In my Math 2 class we’re working on geometry topics, specifically lines and angles. To investigate the relationship between the number of sides in a shape and the sum of the interior angles, first we looked at paper triangles. We ripped the corners off to verify that added together, the angles create a straight line, aka 180 degrees. Then I asked them to figure out the measure of each individual angle in an equilateral triangle. Excitingly, the class came up with 3 different methods of doing this, that was a nice moment.

To investigate farther, I gave them each a large handful of pattern blocks. Before giving them the assignment, I let them just play around with the blocks. This was a great way to deal with students finishing the previous assignment at different times – some just got more time contentedly playing with blocks.

Most of the angles of these shapes are 60 degrees or 120 degrees, just not the white quadrilateral. I thought this was kind of boring, but I didn’t hear any of them expressing that. It seemed like it was helpfully repetitive for them, giving them a process.

Over the summer I read this professional development book about executive function, which warned that the types of students I have in my classes, students with ADHD and LD, may have a difficult time in math unless they have an algorithm. It specifically called out investigative learning and explorations like this as being a bad idea for students with executive function difficulties. This upset me because I had spent most of the summer extremely excited to implement some of these investigative approaches into my classes, convinced that it would be perfect for my learners. Having a process – in this case, comparing the 60-degree angled triangle to the angle in question – was definitely important for them, but I think having the ability to move pieces around was just as important. Having them accept as fact that the big angle in the blue pattern block was 120 degrees is not nearly as convincing as holding it up to a green triangle and seeing the straight line.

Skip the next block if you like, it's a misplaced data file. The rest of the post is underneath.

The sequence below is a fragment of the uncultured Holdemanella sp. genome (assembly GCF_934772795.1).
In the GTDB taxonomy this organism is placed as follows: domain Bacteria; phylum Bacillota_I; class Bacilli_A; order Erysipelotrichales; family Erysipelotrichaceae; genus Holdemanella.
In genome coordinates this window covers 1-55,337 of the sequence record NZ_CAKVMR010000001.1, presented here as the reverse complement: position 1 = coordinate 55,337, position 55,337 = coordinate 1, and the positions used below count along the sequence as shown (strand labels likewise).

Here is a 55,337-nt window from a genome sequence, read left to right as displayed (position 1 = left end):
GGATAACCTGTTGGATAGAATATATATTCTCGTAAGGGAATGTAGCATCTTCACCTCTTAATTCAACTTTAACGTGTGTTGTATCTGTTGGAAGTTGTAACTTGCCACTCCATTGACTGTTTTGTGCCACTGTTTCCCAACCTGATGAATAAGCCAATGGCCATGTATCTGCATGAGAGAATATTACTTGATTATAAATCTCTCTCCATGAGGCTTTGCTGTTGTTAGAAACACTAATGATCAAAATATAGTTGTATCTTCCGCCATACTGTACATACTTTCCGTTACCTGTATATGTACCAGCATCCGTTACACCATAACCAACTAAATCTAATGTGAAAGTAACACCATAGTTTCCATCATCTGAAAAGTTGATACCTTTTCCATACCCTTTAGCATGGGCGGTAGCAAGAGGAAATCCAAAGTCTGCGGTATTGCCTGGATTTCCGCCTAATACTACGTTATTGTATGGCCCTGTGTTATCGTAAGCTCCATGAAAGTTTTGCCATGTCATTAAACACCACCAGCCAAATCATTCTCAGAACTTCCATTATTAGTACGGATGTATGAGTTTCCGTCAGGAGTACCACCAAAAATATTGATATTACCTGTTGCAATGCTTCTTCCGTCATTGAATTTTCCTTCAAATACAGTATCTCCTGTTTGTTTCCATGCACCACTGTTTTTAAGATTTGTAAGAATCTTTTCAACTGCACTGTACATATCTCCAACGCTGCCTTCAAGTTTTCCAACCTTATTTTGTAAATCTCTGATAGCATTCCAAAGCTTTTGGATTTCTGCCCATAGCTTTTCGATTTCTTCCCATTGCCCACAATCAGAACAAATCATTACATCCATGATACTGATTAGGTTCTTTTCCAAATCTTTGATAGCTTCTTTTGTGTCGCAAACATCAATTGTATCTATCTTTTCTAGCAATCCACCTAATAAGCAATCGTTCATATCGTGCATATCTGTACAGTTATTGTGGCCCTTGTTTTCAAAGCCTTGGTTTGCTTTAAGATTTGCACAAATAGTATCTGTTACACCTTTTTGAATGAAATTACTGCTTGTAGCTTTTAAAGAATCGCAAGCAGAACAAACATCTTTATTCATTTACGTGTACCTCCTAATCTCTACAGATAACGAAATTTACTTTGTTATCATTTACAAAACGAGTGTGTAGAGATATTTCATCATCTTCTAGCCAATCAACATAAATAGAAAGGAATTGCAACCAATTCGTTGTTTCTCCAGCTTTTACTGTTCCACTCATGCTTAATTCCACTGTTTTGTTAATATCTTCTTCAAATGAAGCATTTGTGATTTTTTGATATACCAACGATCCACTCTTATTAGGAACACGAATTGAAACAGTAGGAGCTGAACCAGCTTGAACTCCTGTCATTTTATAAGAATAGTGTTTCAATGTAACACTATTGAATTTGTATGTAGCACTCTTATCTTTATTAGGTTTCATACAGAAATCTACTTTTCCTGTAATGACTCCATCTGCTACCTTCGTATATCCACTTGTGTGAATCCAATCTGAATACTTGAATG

After this investigation, I absolutely understand what the book was getting at. My students do prefer to have a process and a set of steps. Unfortunately for them, not everything in the world has a set process. I don’t mind scaffolding the things that do and giving them as many algorithms as are out there, but even (especially?) students with executive function challenges need a space to explore. I do slightly regret not assigning this as a group task, because students could definitely have benefited from working together more.

My tentative plan for Monday is to write the sequence 180 360 540 720 on the board, and ask them what these represent. I want *them* to tell me next that the angles increase by 180 each time, and that the relationship is (n-2)*180. Some of the students aren’t quite done with the investigation yet, and I’d hate to spoil it for them. I think I need someone to come collect data on me in this class, to see if I’m spending more time with some students than others. I feel like at the end of class there’s always a surprise student who I never noticed was lost.